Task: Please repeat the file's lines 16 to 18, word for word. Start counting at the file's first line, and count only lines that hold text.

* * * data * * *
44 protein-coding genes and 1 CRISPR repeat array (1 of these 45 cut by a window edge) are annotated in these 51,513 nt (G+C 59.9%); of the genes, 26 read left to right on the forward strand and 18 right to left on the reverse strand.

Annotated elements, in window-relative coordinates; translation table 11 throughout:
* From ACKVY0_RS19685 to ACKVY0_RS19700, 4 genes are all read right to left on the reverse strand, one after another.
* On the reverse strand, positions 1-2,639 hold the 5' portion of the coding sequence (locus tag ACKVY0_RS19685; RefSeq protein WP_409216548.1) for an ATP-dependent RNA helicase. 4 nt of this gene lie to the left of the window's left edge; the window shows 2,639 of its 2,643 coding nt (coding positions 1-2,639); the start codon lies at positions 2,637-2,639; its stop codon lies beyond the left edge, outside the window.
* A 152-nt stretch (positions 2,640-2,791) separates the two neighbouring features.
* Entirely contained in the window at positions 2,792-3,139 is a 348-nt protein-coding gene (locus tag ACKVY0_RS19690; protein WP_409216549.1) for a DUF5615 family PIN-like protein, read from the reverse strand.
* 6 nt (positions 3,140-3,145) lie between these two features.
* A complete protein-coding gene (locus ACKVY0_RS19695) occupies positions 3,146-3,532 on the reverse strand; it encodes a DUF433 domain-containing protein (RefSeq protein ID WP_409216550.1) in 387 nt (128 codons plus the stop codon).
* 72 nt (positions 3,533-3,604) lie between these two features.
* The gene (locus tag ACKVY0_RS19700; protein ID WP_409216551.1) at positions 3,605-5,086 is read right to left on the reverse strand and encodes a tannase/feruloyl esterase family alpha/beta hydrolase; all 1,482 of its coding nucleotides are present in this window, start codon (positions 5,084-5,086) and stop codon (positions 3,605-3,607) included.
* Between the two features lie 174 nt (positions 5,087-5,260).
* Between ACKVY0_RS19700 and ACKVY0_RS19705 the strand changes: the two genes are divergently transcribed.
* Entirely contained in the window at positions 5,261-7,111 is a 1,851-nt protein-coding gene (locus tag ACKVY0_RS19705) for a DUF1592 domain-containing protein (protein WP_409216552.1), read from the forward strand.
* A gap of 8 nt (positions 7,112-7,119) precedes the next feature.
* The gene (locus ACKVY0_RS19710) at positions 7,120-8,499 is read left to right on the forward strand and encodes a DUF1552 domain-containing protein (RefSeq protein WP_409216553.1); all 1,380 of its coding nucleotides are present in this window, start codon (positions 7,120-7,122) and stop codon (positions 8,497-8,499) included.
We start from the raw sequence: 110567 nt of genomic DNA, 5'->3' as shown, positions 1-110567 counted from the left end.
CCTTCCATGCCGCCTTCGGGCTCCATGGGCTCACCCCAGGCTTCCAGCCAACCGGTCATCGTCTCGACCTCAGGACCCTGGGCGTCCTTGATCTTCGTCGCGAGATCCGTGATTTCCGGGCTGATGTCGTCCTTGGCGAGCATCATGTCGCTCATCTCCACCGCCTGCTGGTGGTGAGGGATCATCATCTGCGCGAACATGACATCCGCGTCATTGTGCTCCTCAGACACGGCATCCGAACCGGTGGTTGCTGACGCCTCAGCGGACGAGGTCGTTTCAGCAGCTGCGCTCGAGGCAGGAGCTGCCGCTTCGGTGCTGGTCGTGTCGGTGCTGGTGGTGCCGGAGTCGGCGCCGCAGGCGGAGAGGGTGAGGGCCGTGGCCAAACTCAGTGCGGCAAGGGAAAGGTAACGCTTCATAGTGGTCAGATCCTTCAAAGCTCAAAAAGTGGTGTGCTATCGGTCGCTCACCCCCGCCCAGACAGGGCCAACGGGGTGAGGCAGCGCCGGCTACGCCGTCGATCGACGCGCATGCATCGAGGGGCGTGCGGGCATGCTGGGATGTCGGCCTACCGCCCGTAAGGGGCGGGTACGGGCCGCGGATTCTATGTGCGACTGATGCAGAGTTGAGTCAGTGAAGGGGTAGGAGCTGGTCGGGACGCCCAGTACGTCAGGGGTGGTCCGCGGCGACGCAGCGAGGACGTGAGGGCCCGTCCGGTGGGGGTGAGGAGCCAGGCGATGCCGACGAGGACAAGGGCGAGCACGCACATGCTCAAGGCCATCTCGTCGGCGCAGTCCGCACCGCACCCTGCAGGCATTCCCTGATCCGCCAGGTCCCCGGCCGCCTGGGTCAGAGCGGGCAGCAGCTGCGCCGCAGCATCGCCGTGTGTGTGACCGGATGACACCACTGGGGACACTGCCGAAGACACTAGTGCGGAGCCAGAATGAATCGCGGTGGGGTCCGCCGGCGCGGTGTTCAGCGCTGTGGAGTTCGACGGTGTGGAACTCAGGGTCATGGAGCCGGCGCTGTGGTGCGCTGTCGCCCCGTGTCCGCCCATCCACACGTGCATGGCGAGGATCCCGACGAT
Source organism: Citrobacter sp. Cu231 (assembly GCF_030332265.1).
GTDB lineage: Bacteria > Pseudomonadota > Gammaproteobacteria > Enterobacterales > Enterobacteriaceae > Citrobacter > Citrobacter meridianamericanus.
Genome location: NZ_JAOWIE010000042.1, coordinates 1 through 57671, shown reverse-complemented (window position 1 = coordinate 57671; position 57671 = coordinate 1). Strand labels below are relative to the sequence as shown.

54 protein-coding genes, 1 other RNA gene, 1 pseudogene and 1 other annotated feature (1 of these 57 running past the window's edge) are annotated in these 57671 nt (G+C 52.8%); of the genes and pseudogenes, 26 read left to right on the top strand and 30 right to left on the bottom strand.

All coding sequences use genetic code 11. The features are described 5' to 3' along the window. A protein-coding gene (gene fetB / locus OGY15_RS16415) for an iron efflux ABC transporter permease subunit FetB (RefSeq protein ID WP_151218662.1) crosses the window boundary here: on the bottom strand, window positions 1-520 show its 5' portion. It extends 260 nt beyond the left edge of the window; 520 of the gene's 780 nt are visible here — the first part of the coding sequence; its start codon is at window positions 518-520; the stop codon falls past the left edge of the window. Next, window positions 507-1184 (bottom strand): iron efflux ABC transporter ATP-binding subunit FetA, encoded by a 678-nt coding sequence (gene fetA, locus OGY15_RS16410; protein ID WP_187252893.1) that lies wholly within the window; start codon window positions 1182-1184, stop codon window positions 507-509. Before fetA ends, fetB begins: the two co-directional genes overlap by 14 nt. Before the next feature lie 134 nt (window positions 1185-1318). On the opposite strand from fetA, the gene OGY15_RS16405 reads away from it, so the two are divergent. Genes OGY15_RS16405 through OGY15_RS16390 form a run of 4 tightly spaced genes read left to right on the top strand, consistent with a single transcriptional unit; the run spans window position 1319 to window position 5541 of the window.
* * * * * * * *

We start from the raw sequence: 110567 nt of genomic DNA, 5'->3' as shown, positions 1-110567 counted from the left end.
CCTTCCATGCCGCCTTCGGGCTCCATGGGCTCACCCCAGGCTTCCAGCCAACCGGTCATCGTCTCGACCTCAGGACCCTGGGCGTCCTTGATCTTCGTCGCGAGATCCGTGATTTCCGGGCTGATGTCGTCCTTGGCGAGCATCATGTCGCTCATCTCCACCGCCTGCTGGTGGTGAGGGATCATCATCTGCGCGAACATGACATCCGCGTCATTGTGCTCCTCAGACACGGCATCCGAACCGGTGGTTGCTGACGCCTCAGCGGACGAGGTCGTTTCAGCAGCTGCGCTCGAGGCAGGAGCTGCCGCTTCGGTGCTGGTCGTGTCGGTGCTGGTGGTGCCGGAGTCGGCGCCGCAGGCGGAGAGGGTGAGGGCCGTGGCCAAACTCAGTGCGGCAAGGGAAAGGTAACGCTTCATAGTGGTCAGATCCTTCAAAGCTCAAAAAGTGGTGTGCTATCGGTCGCTCACCCCCGCCCAGACAGGGCCAACGGGGTGAGGCAGCGCCGGCTACGCCGTCGATCGACGCGCATGCATCGAGGGGCGTGCGGGCATGCTGGGATGTCGGCCTACCGCCCGTAAGGGGCGGGTACGGGCCGCGGATTCTATGTGCGACTGATGCAGAGTTGAGTCAGTGAAGGGGTAGGAGCTGGTCGGGACGCCCAGTACGTCAGGGGTGGTCCGCGGCGACGCAGCGAGGACGTGAGGGCCCGTCCGGTGGGGGTGAGGAGCCAGGCGATGCCGACGAGGACAAGGGCGAGCACGCACATGCTCAAGGCCATCTCGTCGGCGCAGTCCGCACCGCACCCTGCAGGCATTCCCTGATCCGCCAGGTCCCCGGCCGCCTGGGTCAGAGCGGGCAGCAGCTGCGCCGCAGCATCGCCGTGTGTGTGACCGGATGACACCACTGGGGACACTGCCGAAGACACTAGTGCGGAGCCAGAATGAATCGCGGTGGGGTCCGCCGGCGCGGTGTTCAGCGCTGTGGAGTTCGACGGTGTGGAACTCAGGGTCATGGAGCCGGCGCTGTGGTGCGCTGTCGCCCCGTGTCCGCCCATCCACACGTGCATGGCGAGGATCCCGACGAT
Source organism: Citrobacter sp. Cu231 (assembly GCF_030332265.1).